An overwhelming number of respondents thought design outcomes were unaffected by remote working. On questions of communication, productivity and collaboration, the results were mixed with respondents more or less evenly split on whether working from home has had a positive or negative impact.
AIA CEO, Julia Cambage, commended the practices that are innovating their business model.
“As we have learnt over the last year and a half, the world can change overnight,” Ms Cambage said.
“While the pandemic continues to affect the operation of architectural practices around the nation, this survey shows that members are responding well with agility to changing market dynamics.”
“This report contains important findings made possible through the support of our National Corporate partner, the Built Environment Channel and I encourage members to leverage them.”
AIA National President, Tony Giannone, also called on members to look after one another at a time when people are lacking human connection and support.
“As leaders and responsible employers, we need to do the best we can to support our colleagues through the hardships created by this pandemic,” Mr Giannone said.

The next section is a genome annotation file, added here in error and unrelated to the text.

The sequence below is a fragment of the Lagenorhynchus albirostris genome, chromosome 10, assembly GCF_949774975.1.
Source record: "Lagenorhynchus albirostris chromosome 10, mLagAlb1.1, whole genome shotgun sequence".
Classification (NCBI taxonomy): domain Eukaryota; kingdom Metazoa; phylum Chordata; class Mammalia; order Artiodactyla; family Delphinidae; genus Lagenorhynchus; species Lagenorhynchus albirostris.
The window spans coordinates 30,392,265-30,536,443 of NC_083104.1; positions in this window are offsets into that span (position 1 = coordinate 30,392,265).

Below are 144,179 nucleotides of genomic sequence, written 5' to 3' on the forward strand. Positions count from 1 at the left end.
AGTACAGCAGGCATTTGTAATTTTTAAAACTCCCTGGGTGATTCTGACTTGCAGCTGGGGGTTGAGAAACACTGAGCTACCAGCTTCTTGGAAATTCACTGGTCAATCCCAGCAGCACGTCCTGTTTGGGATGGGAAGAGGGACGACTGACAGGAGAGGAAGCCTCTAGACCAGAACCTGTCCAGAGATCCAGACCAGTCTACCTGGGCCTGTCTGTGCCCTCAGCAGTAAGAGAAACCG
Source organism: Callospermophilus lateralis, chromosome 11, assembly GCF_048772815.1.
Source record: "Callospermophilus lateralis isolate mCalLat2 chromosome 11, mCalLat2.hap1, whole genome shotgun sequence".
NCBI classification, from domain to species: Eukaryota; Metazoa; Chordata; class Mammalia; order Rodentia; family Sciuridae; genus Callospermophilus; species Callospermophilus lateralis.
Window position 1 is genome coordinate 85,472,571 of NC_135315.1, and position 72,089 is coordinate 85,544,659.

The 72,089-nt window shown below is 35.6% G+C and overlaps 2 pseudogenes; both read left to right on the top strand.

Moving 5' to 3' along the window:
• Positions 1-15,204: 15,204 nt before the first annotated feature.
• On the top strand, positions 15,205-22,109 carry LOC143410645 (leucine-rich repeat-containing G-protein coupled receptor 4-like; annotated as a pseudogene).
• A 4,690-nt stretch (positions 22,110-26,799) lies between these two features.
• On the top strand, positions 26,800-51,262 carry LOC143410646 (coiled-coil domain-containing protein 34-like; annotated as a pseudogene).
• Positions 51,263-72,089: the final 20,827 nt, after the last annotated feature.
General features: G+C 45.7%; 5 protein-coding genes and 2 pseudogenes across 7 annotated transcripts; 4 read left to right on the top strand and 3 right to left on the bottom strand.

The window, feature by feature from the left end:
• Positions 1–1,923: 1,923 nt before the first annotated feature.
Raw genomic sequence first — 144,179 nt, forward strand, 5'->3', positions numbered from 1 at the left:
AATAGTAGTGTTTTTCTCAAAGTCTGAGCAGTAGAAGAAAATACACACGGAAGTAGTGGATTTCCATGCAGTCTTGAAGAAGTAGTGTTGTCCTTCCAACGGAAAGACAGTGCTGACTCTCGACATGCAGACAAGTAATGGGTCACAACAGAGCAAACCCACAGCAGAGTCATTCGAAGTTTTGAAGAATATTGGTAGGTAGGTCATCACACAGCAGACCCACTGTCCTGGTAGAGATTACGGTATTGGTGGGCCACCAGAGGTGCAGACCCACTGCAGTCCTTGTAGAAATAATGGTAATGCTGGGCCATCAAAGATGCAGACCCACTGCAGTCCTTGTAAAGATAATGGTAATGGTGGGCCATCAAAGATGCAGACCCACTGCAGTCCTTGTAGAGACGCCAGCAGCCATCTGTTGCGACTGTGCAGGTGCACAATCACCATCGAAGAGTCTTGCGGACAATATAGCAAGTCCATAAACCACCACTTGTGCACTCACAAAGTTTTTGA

Below are some of the report’s key findings:
- 76 per cent of firms said their relationships with existing clients remained unchanged as a result of forced online networking and meetings.
- The negative impact of solely connecting with clients online jumps from 10 per cent with existing clients to 29 per cent with new clients.
- 55 per cent of respondents reported that they had retained and grown their client base, with only 3 per cent losing and not replacing clients.
- 78 per cent of respondents are now networking with clients through a new COVID-19 norm, a combination of online and face to face engagements, with 17 per cent returning to face-to-face only and 5 per cent remaining online only
- The percentage of practice participation among respondents has dropped across all sectors other than one-off residential projects.
- The sectors where respondents identified the largest decrease in project opportunities over the last 1.5 years included commercial (30 per cent), multi-storey residential (29 per cent), retail (21 per cent) and culture and entertainment (21 per cent).
- 27 per cent of respondents said they have explored new services to sell to clients over the last 1.5 years.
- 70 per cent of practices reported that the change to remote working had not impacted design outcomes.
- 36 per cent of practices surveyed now offer a flexible approach to work with time in both the office and working from home.
- As at July 2021, 48 per cent of practices surveyed reported observing somewhat of a decline of mental health within their practice due to COVID-19.
The data within the report was collected in July 2021 and represents the views of over 135 practices around the country that employ approximately 4,700 architects. Respondents vary in practice size and geographic location.
Download the report at https://bit.ly/3BBg2Xc
*Note: Survey data collected early in the current Sydney lockdown and prior to the current Melbourne and ACT lockdowns.